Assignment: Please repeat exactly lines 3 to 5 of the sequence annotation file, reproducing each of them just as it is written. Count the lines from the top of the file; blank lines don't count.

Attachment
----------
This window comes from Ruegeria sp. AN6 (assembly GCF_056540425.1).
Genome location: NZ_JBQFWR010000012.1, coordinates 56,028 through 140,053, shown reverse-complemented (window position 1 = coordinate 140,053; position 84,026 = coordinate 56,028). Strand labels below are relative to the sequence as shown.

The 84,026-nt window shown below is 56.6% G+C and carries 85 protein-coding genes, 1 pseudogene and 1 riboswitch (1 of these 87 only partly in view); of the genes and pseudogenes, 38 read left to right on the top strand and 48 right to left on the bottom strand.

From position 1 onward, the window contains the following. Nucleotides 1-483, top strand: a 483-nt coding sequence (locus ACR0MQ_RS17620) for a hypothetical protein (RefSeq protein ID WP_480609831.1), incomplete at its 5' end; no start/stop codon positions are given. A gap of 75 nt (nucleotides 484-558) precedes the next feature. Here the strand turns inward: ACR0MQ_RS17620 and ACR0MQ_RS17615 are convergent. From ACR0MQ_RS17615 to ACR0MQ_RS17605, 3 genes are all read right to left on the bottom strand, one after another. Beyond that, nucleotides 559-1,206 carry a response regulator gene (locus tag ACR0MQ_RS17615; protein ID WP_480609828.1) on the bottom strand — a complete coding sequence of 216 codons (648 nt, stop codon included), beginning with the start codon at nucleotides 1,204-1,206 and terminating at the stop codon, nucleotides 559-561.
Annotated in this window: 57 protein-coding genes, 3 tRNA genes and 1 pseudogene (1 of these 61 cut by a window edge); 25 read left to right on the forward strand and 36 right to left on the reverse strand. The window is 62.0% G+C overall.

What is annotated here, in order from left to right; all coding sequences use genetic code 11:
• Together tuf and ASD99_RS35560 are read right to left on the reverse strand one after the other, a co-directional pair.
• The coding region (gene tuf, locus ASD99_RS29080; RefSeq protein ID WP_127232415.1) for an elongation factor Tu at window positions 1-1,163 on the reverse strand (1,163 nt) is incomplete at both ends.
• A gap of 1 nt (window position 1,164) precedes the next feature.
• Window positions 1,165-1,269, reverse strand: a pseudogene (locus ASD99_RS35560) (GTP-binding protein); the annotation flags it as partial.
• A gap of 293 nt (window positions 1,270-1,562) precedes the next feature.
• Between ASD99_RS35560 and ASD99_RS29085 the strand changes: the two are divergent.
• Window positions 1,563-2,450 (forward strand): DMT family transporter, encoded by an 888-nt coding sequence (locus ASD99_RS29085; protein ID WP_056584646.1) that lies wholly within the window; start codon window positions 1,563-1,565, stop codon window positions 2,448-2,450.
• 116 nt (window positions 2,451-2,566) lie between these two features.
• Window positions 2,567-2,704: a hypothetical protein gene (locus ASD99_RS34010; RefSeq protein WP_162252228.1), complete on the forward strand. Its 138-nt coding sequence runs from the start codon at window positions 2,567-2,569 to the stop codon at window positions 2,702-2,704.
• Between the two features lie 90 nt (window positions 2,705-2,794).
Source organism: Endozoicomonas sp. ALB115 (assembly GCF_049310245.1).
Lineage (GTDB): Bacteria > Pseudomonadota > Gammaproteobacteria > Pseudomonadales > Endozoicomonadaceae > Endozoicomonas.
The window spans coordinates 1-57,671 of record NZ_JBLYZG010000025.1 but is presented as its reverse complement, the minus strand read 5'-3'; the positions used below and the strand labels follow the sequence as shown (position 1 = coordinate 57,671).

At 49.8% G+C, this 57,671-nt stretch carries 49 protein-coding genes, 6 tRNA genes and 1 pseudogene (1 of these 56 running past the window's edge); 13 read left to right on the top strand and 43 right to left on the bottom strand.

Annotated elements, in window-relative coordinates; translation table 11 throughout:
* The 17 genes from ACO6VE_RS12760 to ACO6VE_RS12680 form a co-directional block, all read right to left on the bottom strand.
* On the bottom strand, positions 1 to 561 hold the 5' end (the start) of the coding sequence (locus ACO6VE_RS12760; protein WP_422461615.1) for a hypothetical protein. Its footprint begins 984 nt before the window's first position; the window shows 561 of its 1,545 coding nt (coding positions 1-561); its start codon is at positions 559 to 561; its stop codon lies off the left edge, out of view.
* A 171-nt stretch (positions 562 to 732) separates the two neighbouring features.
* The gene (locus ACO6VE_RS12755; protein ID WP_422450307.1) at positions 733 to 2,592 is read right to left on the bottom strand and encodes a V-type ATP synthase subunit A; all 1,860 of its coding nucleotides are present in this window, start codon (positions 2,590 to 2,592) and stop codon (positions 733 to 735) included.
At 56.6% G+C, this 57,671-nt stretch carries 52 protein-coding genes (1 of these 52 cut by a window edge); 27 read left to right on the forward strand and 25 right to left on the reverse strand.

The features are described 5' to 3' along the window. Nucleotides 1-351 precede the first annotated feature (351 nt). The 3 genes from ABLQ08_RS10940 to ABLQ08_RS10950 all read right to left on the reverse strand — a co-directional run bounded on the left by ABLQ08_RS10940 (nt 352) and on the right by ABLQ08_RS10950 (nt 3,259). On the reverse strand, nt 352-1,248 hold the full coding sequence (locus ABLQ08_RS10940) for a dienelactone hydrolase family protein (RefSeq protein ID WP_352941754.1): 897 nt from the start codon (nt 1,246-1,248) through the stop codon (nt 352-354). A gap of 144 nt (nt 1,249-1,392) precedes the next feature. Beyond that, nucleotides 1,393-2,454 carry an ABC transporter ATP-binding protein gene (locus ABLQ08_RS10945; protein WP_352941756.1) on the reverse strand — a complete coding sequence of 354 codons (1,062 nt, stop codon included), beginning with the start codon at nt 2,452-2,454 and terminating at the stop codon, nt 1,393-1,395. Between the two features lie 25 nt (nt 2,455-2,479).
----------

The 84,026-nt window shown below is 56.6% G+C and carries 85 protein-coding genes, 1 pseudogene and 1 riboswitch (1 of these 87 only partly in view); of the genes and pseudogenes, 38 read left to right on the top strand and 48 right to left on the bottom strand.

From position 1 onward, the window contains the following. Nucleotides 1-483, top strand: a 483-nt coding sequence (locus ACR0MQ_RS17620) for a hypothetical protein (RefSeq protein ID WP_480609831.1), incomplete at its 5' end; no start/stop codon positions are given. A gap of 75 nt (nucleotides 484-558) precedes the next feature. Here the strand turns inward: ACR0MQ_RS17620 and ACR0MQ_RS17615 are convergent. From ACR0MQ_RS17615 to ACR0MQ_RS17605, 3 genes are all read right to left on the bottom strand, one after another. Beyond that, nucleotides 559-1,206 carry a response regulator gene (locus tag ACR0MQ_RS17615; protein ID WP_480609828.1) on the bottom strand — a complete coding sequence of 216 codons (648 nt, stop codon included), beginning with the start codon at nucleotides 1,204-1,206 and terminating at the stop codon, nucleotides 559-561.
Annotated in this window: 57 protein-coding genes, 3 tRNA genes and 1 pseudogene (1 of these 61 cut by a window edge); 25 read left to right on the forward strand and 36 right to left on the reverse strand. The window is 62.0% G+C overall.